“No Hostile Intent” Toward North Korea: US President Obama at Hankuk University

[The following are excerpts of a speech by US President Barack Obama to students of Hankuk University in Seoul, ROK. The text is from a release by the White House Office of the Press Secretary, dated “For Immediate Release March 26, 2012, 10:32 a.m. KST, Seoul, Republic of Korea”. We have pulled out those sections of the speech related directly to the DPRK. –CanKor]

US President Barack Obama speaks to DPRK leaders during a speech at Hankuk University in Seoul on Monday. (Photo by Susan Walsh/AP)


Here in Korea, I want to speak directly to the leaders in Pyongyang. The United States has no hostile intent toward your country. We are committed to peace. And we are prepared to take steps to improve relations, which is why we have offered nutritional aid to North Korean mothers and children.

But by now it should be clear, your provocations and pursuit of nuclear weapons have not achieved the security you seek; they have undermined it. Instead of the dignity you desire, you’re more isolated. Instead of earning the respect of the world, you’ve been met with strong sanctions and condemnation. You can continue down the road you are on, but we know where that leads. It leads to more of the same — more broken dreams, more isolation, ever more distance between the people of North Korea and the dignity and the opportunity that they deserve.

And know this: There will be no rewards for provocations. Those days are over. To the leaders of Pyongyang I say, this is the choice before you. This is the decision that you must make. Today we say, Pyongyang, have the courage to pursue peace and give a better life to the people of North Korea. (Applause.)


I know that there are those who deride our vision. There are those who say ours is an impossible goal that will be forever out of reach. But to anyone who doubts the great progress that is possible, I tell them, come to Korea. Come to this country, which rose from the ashes of war — (applause) — a country that rose from the ashes of war, turning rubble into gleaming cities. Stand where I stood yesterday, along a border that is the world’s clearest contrast between a country committed to progress, a country committed to its people, and a country that leaves its own citizens to starve.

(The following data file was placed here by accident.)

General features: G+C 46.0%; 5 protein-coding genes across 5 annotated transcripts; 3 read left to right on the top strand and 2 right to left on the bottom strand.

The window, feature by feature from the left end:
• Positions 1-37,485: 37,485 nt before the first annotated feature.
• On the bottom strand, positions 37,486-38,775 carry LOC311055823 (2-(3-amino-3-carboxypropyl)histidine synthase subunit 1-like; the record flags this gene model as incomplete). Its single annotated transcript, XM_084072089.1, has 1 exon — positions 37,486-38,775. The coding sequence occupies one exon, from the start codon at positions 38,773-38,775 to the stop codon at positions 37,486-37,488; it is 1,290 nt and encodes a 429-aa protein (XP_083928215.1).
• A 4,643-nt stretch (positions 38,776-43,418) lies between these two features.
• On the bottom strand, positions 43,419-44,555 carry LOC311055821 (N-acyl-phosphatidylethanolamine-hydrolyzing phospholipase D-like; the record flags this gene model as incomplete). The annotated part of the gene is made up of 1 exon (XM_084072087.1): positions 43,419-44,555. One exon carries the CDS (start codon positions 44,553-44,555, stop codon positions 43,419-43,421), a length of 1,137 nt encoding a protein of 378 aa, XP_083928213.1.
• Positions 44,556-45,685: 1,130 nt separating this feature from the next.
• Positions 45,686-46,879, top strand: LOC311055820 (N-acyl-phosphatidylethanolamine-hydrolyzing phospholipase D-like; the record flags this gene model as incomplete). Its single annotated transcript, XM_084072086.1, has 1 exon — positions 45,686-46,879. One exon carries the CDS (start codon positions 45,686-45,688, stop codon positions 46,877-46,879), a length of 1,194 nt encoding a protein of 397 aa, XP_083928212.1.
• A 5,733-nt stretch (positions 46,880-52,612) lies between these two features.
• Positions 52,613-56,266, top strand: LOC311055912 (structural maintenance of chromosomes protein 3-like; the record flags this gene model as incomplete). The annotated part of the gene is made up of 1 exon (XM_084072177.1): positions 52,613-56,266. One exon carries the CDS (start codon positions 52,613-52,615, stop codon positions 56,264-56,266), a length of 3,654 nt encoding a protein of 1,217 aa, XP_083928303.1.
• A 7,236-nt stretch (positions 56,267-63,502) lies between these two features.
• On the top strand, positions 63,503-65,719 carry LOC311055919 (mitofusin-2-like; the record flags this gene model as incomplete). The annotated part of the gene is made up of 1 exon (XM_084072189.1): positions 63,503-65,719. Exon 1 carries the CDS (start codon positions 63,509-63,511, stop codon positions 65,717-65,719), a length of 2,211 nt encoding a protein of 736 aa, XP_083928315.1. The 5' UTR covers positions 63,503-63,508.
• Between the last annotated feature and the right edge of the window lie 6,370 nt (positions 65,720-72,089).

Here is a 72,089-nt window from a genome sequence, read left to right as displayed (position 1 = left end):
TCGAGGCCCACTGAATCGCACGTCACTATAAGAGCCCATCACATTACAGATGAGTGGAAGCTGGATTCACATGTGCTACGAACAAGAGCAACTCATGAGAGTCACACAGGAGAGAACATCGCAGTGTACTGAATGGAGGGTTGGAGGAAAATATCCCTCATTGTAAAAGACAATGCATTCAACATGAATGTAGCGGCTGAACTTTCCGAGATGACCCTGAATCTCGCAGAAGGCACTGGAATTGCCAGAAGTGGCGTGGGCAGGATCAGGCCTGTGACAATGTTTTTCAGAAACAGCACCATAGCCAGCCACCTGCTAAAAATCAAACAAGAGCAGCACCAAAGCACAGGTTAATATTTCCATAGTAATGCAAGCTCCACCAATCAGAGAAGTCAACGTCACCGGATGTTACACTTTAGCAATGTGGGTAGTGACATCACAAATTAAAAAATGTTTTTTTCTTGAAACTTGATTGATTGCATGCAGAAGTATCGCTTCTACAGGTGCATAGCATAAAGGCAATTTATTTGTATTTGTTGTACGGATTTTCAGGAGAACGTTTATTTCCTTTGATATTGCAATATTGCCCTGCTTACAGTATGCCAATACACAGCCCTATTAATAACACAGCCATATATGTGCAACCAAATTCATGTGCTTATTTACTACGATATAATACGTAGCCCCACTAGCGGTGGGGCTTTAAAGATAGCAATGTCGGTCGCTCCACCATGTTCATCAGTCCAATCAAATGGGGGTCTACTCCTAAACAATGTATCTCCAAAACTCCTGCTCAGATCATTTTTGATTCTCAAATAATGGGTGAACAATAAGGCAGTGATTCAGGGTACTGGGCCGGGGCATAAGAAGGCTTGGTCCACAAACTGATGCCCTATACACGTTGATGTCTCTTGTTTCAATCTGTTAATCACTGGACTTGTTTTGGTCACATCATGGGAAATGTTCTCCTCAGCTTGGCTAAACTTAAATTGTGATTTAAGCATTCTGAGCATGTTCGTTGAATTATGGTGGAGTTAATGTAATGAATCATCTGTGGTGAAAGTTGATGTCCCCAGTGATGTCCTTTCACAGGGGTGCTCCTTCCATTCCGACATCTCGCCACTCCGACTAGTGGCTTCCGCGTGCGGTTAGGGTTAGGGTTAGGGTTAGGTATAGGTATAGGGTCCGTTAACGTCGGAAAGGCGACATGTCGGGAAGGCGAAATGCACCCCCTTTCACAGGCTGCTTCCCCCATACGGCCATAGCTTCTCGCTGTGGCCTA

Come to this great university, where a new generation is taking its place in the world — (applause) — helping to create opportunities that your parents and grandparents could only imagine. Come and see some of the courageous individuals who join us today — men and women, young and old, born in the North, but who left all they knew behind and risked their lives to find freedom and opportunity here in the South. In your life stories we see the truth — Koreans are one people. And if just given the chance, if given their freedom, Koreans in the North are capable of great progress as well. (Applause.) Looking out across the DMZ yesterday, but also looking into your eyes today, I’m reminded of another country’s experience that speaks to the change that is possible in our world. After a terrible war, a proud people was divided. Across a fortified border, armies massed, ready for war. For decades, it was hard to imagine a different future. But the forces of history and hopes of man could not be denied. And today, the people of Germany are whole again — united and free.

No two places follow the same path, but this much is true: The currents of history cannot be held back forever. The deep longing for freedom and dignity will not go away. (Applause.) So, too, on this divided peninsula. The day all Koreans yearn for will not come easily or without great sacrifice. But make no mistake, it will come. (Applause.) And when it does, change will unfold that once seemed impossible. And checkpoints will open and watchtowers will stand empty, and families long separated will finally be reunited. And the Korean people, at long last, will be whole and free.

Like our vision of a world without nuclear weapons, our vision of a Korea that stands as one may not be reached quickly. But from this day until then, and all the days that follow, we take comfort in knowing that the security we seek, the peace we want, is closer at hand because of the great alliance between the United States and the Republic of Korea — (applause) — and because we stand for the dignity and freedom of all Koreans. (Applause.) And no matter the test, no matter the trial, we stand together. We work together. We go together. (Applause.) Katchi kapshida!

Thank you very much. (Applause.)

END 11:03 a.m. KST

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